When the elliptical trainer I bought at a yard sale for $30 busted, and my regular handyman didn’t have a clue how to fix it, I turned to Facebook. The answer came back quick and emphatic from Kristin Kenney, an instructor at 3Sixty Cycling Studio in Montclair: “Everyone, including 3Sixty, Equinox, all the best places, have Herb Jiménez. He lives in Montclair.”

Jiménez indeed fixed my elliptical, an unusual enough skill, but it turns out he’s a serious bicycle racer and sponsors his own team, Jiménez Velo Sport, whose women’s division was especially successful last year. I sat him down in my living room to do an interview.

How did you get into this line of work?

I worked as a field service technician for Nautilus for about 10 years, and then the company was broken into pieces and sold off. First let go were the field service techs. I knew that was coming so I incorporated my own company almost two years in advance, waiting for D-Day. I lucked out. Almost 70 percent of my customers gave me the business.

What’s the difference between the different sports equipment brands?

The only difference is the package, the shape of the outside.

Who are some of your clients?

3Sixty, Pfizer, Montclair YMCA, Body Designs in Paramus, World Gym in Paramus, C.O.R.E. in Closter, Equinox and NY Sports Club in New York City, New York Health & Racquet Club. I actually maintain Don Imus’s equipment in Manhattan and Westport, Ct.

How did you get into this line of work?

I went to a technical school, Bloomfield Tech. I didn’t want to go to college. I actually spent a few weeks in college, but I felt enclosed and one day in the middle of class I got up, dumped the books and walked out. I wanted to work with my hands. I worked for GE for a while. I quit because I wanted to race. I raced in a small team in the mid-90’s in Annecy, France for about two summer seasons. I came back, took some years off from cycling to get in tune with the real world, worked for a couple of little tech companies, got the position with Nautilus.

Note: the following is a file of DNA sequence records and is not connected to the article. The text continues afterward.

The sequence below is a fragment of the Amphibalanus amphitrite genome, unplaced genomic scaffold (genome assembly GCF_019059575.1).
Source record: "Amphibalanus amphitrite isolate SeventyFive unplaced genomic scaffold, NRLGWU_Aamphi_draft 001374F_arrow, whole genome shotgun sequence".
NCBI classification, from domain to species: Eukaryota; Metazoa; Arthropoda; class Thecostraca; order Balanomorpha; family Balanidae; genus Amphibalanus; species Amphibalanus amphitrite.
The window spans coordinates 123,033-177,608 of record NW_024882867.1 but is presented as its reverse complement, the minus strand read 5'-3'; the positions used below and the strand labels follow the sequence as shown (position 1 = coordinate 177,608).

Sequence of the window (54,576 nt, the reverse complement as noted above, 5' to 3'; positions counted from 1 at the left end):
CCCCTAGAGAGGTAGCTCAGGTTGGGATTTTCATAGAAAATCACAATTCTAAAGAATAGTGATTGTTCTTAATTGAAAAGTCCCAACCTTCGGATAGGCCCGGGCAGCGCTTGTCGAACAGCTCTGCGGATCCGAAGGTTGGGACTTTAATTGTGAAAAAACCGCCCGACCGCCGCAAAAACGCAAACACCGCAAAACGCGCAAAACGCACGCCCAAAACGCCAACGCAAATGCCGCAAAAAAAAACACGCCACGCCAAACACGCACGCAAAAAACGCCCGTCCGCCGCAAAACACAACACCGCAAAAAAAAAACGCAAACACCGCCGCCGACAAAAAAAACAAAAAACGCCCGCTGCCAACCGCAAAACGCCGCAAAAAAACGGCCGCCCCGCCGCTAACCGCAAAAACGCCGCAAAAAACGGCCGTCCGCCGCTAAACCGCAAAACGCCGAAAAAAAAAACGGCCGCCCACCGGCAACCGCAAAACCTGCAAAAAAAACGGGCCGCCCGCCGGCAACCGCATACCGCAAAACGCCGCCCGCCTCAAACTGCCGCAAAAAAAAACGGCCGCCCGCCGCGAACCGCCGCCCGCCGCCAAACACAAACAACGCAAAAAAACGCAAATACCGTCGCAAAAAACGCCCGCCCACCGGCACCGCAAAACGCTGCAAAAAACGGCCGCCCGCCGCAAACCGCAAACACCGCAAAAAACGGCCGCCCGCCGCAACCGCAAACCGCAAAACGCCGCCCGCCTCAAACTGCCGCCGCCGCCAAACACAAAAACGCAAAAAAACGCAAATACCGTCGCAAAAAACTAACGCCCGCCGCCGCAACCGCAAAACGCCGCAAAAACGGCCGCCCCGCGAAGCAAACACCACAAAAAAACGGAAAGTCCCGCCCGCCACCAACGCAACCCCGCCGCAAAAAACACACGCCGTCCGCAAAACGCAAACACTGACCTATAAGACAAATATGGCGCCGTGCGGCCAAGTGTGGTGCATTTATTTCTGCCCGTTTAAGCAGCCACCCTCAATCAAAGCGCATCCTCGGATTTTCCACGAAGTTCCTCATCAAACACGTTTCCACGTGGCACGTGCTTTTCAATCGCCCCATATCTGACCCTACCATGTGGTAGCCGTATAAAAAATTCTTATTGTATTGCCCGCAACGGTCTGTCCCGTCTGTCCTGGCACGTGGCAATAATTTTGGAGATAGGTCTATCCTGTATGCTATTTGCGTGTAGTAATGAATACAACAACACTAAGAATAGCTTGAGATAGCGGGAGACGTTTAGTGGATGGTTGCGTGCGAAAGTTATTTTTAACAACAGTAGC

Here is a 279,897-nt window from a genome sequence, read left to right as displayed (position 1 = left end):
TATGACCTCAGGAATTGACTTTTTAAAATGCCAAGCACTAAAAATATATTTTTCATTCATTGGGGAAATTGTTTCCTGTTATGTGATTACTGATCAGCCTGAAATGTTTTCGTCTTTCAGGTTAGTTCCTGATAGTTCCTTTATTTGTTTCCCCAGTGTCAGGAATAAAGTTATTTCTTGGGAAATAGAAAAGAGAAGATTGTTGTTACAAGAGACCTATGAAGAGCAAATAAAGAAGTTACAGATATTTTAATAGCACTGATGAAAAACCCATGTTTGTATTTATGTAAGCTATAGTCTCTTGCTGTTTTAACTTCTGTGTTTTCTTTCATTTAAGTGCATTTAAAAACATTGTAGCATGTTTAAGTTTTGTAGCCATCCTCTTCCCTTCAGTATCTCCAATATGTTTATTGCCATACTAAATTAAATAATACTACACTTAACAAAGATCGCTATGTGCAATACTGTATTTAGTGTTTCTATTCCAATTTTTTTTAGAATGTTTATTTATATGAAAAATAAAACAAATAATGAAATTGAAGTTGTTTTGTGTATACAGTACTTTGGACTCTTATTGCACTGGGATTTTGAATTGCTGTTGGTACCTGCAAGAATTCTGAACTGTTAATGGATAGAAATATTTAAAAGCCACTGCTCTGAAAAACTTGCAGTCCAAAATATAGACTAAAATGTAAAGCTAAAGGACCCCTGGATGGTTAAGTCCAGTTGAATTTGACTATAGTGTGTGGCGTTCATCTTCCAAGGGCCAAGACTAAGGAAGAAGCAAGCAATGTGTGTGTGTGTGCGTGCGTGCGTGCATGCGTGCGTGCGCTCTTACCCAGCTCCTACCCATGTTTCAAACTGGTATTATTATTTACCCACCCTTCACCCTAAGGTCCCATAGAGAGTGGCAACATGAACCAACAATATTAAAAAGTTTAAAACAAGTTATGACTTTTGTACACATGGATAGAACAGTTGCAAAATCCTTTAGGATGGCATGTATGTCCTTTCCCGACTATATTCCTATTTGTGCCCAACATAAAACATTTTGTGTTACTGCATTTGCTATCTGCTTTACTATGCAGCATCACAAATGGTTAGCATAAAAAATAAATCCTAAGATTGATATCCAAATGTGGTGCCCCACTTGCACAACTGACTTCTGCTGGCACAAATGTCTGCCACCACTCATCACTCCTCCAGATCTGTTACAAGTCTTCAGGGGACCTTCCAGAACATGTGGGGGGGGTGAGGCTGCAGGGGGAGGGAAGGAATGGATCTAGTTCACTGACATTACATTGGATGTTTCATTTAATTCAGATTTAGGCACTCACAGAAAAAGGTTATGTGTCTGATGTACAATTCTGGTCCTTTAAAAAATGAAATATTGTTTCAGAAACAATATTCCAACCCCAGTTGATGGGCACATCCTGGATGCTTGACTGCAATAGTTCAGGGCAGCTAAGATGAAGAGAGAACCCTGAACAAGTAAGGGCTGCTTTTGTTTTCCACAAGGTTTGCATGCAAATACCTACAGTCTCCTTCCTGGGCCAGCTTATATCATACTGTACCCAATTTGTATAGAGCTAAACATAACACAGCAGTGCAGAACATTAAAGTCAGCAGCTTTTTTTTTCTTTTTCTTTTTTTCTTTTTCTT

It’s pretty specialized work.

It’s intimidating to people because you have moving parts and you have electronic parts.

Do you have any recommendations about home athletic equipment?

I love the 7000PT Stepmill and the 4600 FreeClimber. With those two units you get a real workout. Bells and whistles, don’t even bother with that stuff. Heart-rate monitors, they’re not accurate. You want accurate heart rate stuff, you’ve got to go to a hospital.

Tell me about your bicycle team.

I started the team in 2005 and my good friend John T. McGowan of Aspen East Fitness in Upper Montclair sponsored it for two years. Then I took over the title sponsorships. So we went from Aspen East Cycling team to Jiménez Velo Sport, which is the name of my company. The racing season starts in March, ends in late September. We start off with small races called criteriums, which are short, flat and very fast — usually on a one-mile course with a nasty sprint in the end — not my type of racing. We wind up racing on 20-mile loops in Vermont, Pennsylvania and upstate New York, which we do three or four times, with an altitude gain of 5,000 to 6,000 feet. That’s my style of racing — lots of climbing.

How do people join?

Our team is basically by invitation. Before that, the problem was guys who joined just wanted to wear a cool-looking cycling kit and tool around Montclair. In order to be part of the team, you have to race. Cycling is a sport, it’s like a drug. The team members are dedicated racers and addicted. It’s a great sport for everyone, though, racers and the tourists.

What is the state of fitness in the Montclair area?

That’s part of the reason I love Montclair. It’s an exercise-conscious town. If you’re not on a bike, you’re walking. If you’re not walking, you’re running. Everybody’s into something. The bike culture is great. But don’t get in the way of a late-to-the-park soccer mom. You’ll be flat as a pancake on the road.

2 replies on “Coffee With … Herb Jiménez”

  1. Herb – good luck with you’re new venture. I love to hear success stories regarding small business. It’s generally lot’s of hard work, but very rewarding. Pat

  2. Interesting insights Herb has on fitness equipment – especially that they are all the same thing in a different shell. Unfortunate but true with all the consolidation going on in manufacturing. I decided to summarize the post on my site on elliptical machines here. Also bookmarked your post on Digg and a few others…

    Thanks again!

Comments are closed.